Years ago I remember enjoying historical-reality series like The 1900 House, Frontier House, and Colonial House, but I’m not having quite the same response to the current representative of this genre, Victorian Slum House. Two shows in, I have spent most of my watching time trying to figure out what bothers me about the premise and the presentation, rather than enjoying the process of “historical” immersion. I’m usually a fan of creative approaches to history, and I think “historical empathy” is a worthy, if unattainable goal, but there’s something about this particular series that is troubling me. I thought I’d use this post to isolate my concerns.
I’m sure you can guess the premise even if you haven’t seen (or heard of) the show: several 21st-century British families of different composition are installed in a meticulously-recreated slum house in London’s East End (actually Stratford) to play out the working- and living-conditions of the 1860s through the 1910s each week in survival-of-the-fittest fashion. Among the families there are ties to the East End of the past and what appears to be a very earnest desire to “know” and “understand” their ancestors by living their lives for a few weeks. There have been very few pop-up historians so far, but nevertheless lots of historical information is put out there for context: the high price of food, the importance of piece-work, the constant in-migration into London leading to ever-increasing rents and density, mechanization, globalization and (in weeks to come) political empowerment. The cast talks about the filth all around them, and we see some of it, but we don’t see the darkness and we can’t smell the smells: the communal outhouse is shown only (so far) as a place where kippers were smoked.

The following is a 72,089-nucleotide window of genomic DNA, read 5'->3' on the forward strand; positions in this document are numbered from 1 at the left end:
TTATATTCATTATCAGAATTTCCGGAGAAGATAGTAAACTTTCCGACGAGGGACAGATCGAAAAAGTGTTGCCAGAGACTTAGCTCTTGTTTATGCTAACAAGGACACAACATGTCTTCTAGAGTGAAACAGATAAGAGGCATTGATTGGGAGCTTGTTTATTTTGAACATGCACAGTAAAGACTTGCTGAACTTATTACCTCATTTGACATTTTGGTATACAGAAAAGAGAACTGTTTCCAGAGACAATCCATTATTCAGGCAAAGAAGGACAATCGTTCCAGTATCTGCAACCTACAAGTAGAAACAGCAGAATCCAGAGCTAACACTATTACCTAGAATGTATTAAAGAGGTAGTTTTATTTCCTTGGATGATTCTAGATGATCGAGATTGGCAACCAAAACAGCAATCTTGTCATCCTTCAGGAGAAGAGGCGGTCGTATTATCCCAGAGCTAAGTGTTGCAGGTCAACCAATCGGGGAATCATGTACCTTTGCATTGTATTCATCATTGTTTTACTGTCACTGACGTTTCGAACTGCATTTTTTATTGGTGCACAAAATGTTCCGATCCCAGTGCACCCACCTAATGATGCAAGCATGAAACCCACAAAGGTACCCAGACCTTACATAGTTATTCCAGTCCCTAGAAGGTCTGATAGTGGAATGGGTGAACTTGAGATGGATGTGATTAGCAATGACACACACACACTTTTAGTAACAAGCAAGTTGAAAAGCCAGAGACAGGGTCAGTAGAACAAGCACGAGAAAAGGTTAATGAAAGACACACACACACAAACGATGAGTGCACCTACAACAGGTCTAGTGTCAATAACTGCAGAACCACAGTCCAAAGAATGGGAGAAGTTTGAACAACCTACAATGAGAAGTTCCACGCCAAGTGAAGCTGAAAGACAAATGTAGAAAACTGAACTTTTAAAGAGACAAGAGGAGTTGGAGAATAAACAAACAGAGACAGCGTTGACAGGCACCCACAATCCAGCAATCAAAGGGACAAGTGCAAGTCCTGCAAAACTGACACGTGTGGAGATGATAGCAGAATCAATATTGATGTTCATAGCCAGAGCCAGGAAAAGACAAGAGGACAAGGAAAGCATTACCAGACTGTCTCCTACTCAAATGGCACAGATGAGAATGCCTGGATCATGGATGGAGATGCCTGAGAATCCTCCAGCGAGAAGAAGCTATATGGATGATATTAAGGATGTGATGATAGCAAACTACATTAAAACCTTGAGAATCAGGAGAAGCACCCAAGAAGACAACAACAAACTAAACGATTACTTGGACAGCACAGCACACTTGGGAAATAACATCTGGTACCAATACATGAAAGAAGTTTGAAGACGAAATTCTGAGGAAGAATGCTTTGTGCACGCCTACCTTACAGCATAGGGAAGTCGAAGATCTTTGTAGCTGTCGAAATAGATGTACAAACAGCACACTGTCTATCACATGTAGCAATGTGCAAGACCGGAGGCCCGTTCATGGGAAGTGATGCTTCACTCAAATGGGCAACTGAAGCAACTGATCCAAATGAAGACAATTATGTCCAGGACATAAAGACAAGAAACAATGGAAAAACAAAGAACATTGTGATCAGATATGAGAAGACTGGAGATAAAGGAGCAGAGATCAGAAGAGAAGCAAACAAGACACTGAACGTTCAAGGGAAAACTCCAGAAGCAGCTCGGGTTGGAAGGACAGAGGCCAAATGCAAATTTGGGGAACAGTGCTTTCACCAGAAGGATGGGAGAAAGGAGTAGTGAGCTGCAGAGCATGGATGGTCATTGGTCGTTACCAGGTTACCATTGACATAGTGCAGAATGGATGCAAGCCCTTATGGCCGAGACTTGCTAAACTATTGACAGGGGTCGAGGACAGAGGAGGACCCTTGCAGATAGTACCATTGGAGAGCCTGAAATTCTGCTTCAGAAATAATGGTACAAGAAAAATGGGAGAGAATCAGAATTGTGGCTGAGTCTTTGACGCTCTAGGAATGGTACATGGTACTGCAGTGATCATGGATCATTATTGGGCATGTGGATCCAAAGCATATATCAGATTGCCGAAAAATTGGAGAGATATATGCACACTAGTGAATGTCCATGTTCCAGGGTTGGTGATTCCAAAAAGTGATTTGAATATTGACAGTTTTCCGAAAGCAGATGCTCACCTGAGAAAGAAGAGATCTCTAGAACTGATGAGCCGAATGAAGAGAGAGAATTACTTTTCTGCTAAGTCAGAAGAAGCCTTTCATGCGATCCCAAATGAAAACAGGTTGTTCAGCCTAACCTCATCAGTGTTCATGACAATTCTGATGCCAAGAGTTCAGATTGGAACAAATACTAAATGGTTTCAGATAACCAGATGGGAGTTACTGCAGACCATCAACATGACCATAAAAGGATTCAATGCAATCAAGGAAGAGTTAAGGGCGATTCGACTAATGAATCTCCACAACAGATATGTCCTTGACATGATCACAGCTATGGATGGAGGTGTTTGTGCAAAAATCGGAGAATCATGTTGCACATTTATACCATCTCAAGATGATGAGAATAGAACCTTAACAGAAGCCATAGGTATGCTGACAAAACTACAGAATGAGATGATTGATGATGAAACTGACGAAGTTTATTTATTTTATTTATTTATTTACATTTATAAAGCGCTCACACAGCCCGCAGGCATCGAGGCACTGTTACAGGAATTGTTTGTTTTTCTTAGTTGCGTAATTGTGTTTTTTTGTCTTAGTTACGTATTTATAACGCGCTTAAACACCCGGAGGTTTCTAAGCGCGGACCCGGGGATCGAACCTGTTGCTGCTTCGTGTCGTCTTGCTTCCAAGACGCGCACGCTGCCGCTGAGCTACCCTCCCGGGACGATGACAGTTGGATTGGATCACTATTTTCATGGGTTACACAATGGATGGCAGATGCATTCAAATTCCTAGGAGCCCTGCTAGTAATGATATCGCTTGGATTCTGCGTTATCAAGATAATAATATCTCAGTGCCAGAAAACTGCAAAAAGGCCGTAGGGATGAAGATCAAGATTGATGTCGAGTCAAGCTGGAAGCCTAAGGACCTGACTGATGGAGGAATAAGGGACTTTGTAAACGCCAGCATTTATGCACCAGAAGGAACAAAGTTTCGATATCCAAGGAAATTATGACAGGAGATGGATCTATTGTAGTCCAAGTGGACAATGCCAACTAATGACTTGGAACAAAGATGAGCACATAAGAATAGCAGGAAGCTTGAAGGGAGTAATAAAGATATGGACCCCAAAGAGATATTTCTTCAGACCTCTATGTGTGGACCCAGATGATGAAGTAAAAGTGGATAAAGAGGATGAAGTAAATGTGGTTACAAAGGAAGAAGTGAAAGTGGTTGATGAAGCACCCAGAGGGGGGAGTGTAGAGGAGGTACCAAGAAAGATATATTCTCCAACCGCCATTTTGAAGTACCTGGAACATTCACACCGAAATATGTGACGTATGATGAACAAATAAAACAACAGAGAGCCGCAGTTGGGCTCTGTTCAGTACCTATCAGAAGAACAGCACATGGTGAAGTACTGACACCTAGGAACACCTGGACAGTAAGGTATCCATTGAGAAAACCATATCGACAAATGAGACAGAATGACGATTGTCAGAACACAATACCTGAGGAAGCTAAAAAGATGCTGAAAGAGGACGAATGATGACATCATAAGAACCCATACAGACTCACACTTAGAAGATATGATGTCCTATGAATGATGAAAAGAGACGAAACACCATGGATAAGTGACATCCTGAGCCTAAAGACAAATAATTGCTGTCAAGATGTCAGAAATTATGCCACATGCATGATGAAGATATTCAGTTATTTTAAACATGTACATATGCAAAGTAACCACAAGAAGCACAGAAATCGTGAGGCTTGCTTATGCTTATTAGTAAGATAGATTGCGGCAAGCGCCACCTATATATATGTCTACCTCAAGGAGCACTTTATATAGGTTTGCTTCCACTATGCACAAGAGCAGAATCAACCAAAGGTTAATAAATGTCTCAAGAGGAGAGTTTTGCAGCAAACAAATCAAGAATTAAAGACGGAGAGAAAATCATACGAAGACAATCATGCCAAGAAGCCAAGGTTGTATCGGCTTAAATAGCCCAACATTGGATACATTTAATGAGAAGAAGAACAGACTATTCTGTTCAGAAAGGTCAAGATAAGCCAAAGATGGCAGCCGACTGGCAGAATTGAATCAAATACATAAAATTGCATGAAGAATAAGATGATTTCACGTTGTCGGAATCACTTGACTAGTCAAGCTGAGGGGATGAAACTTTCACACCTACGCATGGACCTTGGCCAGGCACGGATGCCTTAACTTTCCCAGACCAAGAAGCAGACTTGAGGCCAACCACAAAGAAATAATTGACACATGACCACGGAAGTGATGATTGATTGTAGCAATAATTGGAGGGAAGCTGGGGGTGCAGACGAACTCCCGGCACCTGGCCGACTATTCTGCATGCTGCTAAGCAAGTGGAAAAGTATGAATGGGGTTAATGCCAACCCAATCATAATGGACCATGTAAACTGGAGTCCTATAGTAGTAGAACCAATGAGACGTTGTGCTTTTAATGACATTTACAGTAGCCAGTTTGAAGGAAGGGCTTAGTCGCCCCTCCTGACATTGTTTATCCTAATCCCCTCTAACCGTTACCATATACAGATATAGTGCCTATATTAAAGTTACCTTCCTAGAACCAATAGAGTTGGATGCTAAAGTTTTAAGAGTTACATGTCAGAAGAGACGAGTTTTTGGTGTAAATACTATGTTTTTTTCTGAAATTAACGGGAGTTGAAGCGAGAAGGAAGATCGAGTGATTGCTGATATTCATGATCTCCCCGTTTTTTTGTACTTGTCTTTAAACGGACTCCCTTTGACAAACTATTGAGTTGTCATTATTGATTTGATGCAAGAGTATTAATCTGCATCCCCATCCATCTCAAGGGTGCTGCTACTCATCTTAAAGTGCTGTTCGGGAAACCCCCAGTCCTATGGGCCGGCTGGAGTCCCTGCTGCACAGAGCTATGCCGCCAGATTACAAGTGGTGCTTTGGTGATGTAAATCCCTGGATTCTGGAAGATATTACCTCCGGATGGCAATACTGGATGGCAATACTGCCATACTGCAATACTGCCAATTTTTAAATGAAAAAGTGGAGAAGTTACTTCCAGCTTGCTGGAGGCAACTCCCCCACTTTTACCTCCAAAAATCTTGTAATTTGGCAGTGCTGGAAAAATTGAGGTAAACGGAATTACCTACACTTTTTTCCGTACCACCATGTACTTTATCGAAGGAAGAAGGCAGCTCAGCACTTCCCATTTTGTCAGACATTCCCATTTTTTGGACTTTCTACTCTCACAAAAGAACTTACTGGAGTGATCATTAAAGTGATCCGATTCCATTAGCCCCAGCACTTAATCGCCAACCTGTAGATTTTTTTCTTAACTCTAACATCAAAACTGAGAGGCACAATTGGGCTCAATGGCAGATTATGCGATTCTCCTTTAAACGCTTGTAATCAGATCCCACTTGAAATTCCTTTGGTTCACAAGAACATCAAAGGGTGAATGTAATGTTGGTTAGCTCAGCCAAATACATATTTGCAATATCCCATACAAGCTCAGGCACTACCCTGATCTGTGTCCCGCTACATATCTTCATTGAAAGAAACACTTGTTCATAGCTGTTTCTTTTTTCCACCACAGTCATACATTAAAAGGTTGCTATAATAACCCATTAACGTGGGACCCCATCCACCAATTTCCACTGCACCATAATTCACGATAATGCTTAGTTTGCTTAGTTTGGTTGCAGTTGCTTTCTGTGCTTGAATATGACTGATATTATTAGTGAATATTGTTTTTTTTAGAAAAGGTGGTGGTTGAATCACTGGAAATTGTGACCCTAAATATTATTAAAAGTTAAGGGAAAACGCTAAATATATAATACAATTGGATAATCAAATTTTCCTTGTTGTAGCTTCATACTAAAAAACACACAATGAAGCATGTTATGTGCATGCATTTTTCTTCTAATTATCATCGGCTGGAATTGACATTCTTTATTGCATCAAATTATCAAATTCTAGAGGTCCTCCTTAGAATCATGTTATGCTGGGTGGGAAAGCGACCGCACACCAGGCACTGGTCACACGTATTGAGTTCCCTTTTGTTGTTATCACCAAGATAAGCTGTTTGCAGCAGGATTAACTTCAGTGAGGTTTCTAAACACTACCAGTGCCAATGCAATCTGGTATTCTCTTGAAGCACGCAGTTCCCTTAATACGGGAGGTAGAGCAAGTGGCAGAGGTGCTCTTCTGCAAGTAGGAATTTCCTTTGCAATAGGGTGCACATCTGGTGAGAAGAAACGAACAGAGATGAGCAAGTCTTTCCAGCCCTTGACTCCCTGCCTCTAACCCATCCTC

Ultimately two very random references surfaced in my brain: one quite silly and the other more serious. Everyone does everything on their beds, together, so I was immediately reminded of all those scenes of the Bucket family home in Willy Wonka & the Chocolate Factory. More seriously, the impactful words of E.P. Thompson, written in the preface to his classic tome The Making of the English Working Class (1963), kept surfacing in my mind: his intent to rescue the poor stockinger, the Luddite cropper, the “obsolete” hand-loom weaver, the “utopian” artisan, and even the deluded follower of Joanna Southcott, from the enormous condescension of posterity”. The enormous condescension of posterity! The English working class was rescued by a half-century of social historians, so now they are far more familiar and heroic to us, but perhaps another form of condescension has emerged in this age of history-as-entertainment: it’s more about us than it is about them.
I do think the “cast” was earnest and well-intentioned, though rather craftily put-together by the producers: obviously the 21st-century bespoke tailor (above) was in the best position to succeed in the Victorian era: the administrative assistant, disabled professional golfer, and retired carpet-store salesman were not so well-equipped. And they threw an American in there too, who proclaims her interest in migration. Ultimately we’re only supposed to really experience “history” through these people, so we need to know what they are seeking. We know they have learned something when they shed tears: when they realize how hard their ancestors had to work or how close they are to the edge with no safety net beyond. These are the moments when we–the audience–are supposed to get it as well, as we put ourselves in their places. But the tears don’t last long, and are followed by smiles when the players admit they can go back to their comforts and devices. They are just historical tourists, and we are daytrippers.
Scenes from Victorian Slum House watched from my comfortable parlor.